Brunch is a word that means garnish and, frequently, alcohol in your fruit juice.  Brunch is languorous.  It also means I’m not doing anything that takes effort before noon.

Lunch is the middle of the day meal.  Big lunch means you will wish for a nap, later.  Lunch happens anywhere from 11 AM to 3 PM.

Supper is the evening meal.  Dinner is the biggest meal that is not breakfast.  So, lunch or supper could be dinner.   Sunday dinner is almost always lunch.  But, a work day dinner is usually supper.

So, the question that came to my mind was “what is the afternoon equivalent of brunch?”  Turns out, it’s afternoon tea.  My Canadian friends tell me that tea is served around 3:30 or 4:00, there is tea to drink and something light to eat.    We chuckled over a young acquaintance who had fussed at her sister to “eat your tea.”  But, I think I want to adopt that usage.  It’s a handy definition. And while a cream tea is one that includes jam and clotted cream in the snacks, I think a wine tea may become my occasional earlier-than-supper afternoon meal.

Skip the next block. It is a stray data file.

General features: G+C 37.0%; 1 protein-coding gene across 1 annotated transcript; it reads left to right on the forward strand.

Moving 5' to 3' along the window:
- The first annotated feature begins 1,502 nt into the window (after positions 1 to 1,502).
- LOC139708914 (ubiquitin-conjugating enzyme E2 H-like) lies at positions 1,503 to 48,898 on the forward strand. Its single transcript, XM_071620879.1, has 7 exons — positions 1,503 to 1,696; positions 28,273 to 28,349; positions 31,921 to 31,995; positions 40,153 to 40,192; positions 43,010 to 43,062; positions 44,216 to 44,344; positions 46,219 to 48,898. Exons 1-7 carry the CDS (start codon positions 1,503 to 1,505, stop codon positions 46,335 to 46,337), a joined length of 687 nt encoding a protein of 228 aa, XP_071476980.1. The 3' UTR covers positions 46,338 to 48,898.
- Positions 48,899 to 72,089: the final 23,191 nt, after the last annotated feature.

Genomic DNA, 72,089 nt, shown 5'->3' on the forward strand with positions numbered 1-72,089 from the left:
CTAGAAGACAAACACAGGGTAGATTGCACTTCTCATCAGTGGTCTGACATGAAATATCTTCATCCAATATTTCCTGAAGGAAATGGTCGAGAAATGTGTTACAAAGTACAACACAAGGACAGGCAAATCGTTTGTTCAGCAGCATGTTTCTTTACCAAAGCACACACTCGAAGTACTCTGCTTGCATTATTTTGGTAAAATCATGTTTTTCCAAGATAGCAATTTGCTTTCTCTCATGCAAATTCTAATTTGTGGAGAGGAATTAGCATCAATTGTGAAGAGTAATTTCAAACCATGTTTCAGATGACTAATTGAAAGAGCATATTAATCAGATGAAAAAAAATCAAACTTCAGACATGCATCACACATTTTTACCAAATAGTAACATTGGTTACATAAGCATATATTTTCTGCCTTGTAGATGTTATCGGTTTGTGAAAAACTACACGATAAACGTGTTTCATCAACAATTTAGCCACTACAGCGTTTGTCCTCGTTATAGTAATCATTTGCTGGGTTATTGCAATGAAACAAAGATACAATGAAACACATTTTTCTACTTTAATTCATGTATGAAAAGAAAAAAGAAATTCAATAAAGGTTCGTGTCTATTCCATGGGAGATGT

And, according to my English friend, high tea is a heavy meal served as workers come in from their labors ready for serious eats.  I expect it comes from afternoon tea that waited a little too long and needed to be more filling since you were ravenous by the time you finally got have food.

Another word I am going to adopt is “fika.” It is a Swedish word and it means to have coffee and a bite and a chat with friends.  It is a thing I love and now have a word for.  It is not time specific.  It is activity specific and it an activity I enjoy immensely.


Addendum: